Ur-Energy (TSX: URE): Ur-energy has 2 very interesting projects under development in Wyoming. Both the Lost Soldier Project and Lost Creek Project came with historical data collected by major US companies during the last Uranium boom. Further drilling by Ur-Energy to make this data 43-101 compliant has shown measured and indicated Uranium content of 22 million pounds. Work continues to advance these projects to a production scenario with 2009 slated as the start date.
Strathmore Minerals (TSXv:STM): Strathmore's focus is squarely on its US properties in New Mexico and Wyoming. In New Mexico, the Roca Honda Project and Church Rock Project contain collectively 46.8 million pounds of resource that is suited for in-situ leaching. In Wyoming, the Gas Hills group of properties was extensively drilled back in the 1980s by previous operators. Historical drilling records indicate 8 million pounds of low grade resource that is amenable to open pit mining. Also in Wyoming, the Sky Project has been drilled and at present a 43-101 resource is being calculated. Historical data shows in the order of 1.6 million pounds of Uranium could be contained. Other properties in Wyoming all with historical data include Pine Creek, Red Creek and Power River Basin. The plan remains to be in production at one or more of these properties by 2010.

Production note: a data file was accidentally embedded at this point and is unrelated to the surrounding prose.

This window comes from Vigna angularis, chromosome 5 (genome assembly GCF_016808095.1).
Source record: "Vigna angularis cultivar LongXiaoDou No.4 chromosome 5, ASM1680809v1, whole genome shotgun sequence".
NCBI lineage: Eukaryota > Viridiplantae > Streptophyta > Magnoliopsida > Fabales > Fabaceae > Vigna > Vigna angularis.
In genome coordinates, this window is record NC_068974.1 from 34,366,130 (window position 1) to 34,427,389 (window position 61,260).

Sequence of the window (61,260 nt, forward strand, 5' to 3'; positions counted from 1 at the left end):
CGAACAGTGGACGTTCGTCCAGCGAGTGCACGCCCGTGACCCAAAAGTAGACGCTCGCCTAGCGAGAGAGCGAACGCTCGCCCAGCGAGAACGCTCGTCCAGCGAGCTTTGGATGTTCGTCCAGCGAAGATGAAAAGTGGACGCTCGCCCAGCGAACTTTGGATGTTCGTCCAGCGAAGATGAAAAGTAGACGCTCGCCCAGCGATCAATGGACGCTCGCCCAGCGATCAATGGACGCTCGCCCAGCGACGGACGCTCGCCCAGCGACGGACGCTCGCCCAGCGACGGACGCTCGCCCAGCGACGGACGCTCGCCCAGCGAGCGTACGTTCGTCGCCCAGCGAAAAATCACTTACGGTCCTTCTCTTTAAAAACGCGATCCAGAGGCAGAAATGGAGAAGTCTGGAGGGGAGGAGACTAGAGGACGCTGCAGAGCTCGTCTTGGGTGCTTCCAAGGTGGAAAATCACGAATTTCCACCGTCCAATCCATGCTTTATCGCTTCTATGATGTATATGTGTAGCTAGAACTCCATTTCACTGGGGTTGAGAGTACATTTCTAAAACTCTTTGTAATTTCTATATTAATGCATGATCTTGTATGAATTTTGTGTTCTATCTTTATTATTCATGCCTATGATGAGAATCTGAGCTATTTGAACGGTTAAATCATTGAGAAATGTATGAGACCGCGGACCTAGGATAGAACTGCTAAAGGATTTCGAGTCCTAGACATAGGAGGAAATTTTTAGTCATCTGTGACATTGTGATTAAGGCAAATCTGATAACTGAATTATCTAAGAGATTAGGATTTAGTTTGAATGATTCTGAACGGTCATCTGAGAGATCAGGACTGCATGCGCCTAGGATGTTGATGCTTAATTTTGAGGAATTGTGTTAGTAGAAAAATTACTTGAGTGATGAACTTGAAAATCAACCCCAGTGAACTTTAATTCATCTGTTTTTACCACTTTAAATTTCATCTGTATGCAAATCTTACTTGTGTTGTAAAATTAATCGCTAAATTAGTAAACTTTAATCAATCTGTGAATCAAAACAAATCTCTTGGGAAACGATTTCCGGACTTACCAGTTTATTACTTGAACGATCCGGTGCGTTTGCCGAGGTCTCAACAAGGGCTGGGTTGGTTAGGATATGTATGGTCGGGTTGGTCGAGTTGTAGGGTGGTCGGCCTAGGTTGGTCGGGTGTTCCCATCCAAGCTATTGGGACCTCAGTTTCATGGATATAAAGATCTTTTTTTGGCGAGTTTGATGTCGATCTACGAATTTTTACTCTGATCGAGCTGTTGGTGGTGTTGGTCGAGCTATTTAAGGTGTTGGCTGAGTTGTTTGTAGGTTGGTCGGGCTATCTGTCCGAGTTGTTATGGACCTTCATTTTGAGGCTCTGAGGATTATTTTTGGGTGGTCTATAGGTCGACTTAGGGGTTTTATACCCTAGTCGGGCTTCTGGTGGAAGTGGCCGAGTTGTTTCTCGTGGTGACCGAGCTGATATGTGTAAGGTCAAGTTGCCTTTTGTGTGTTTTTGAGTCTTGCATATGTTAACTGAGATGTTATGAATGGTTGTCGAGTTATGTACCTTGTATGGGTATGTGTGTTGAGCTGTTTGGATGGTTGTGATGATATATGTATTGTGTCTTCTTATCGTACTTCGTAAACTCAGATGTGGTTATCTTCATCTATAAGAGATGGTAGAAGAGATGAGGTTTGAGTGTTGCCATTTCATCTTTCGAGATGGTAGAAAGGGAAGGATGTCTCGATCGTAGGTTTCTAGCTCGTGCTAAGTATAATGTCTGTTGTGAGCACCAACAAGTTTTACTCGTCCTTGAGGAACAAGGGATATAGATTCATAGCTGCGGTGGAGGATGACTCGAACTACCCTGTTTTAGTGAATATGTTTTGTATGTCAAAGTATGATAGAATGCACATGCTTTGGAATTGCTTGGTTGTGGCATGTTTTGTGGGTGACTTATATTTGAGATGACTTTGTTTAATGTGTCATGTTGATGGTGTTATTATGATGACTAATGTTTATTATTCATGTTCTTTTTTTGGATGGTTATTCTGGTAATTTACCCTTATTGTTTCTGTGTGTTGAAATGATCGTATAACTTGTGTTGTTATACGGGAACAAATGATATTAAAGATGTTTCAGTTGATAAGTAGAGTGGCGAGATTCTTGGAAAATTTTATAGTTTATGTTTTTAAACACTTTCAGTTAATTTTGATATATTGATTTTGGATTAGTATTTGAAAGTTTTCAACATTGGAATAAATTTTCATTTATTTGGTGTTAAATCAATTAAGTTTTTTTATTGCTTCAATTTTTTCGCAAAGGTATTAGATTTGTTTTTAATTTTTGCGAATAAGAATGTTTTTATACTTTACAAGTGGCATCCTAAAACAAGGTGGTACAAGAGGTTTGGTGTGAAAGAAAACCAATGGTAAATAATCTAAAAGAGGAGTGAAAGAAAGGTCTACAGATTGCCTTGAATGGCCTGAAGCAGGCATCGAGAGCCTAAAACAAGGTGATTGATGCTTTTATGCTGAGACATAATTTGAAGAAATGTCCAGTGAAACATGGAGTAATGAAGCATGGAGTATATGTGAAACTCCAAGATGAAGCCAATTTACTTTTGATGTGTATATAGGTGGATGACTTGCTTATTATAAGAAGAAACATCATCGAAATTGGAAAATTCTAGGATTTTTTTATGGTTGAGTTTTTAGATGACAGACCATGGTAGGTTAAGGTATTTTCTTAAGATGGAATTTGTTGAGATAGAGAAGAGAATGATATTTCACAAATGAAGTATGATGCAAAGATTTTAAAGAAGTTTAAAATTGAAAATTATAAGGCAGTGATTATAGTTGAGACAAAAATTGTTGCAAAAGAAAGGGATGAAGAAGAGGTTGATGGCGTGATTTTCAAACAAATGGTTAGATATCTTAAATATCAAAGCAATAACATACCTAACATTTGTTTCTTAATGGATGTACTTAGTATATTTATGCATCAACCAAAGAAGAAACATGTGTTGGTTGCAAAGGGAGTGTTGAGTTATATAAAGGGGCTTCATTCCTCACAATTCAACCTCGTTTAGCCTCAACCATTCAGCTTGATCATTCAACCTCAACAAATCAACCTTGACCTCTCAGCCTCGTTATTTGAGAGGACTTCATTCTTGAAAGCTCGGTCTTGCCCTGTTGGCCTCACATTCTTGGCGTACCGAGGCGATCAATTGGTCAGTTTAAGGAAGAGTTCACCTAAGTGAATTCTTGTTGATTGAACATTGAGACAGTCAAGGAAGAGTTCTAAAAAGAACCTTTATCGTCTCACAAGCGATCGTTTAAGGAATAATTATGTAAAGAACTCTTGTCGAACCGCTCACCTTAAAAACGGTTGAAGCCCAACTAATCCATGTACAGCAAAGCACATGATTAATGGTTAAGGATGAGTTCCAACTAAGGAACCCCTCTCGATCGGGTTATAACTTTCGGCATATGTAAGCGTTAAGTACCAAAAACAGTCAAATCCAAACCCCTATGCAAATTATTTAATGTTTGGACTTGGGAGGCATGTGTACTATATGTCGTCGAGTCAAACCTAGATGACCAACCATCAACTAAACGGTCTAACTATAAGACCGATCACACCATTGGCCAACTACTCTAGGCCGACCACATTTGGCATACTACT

Crosshair Exploration (TSXv:CXX): Crosshair is actively exploring for Uranium mineralization in Labrador, Canada. Work to date has focused on the C Zone which was the subject of historical drilling during the last Uranium boom by Shell Canada. Uranium mineralization in this area is at/near surface and in fact records show that Shell drilled to only 75 meters below surface. Data obtained to date shows a 43-101 compliant resource of 688,000 pounds of Uranium grading 0.25%. In the next month or so, this 43-101 resource will be updated to include the data from recent drilling. The structure that hosts this C Zone appears to extend for over 4 kms and so could be quite significant. Watch this company closely.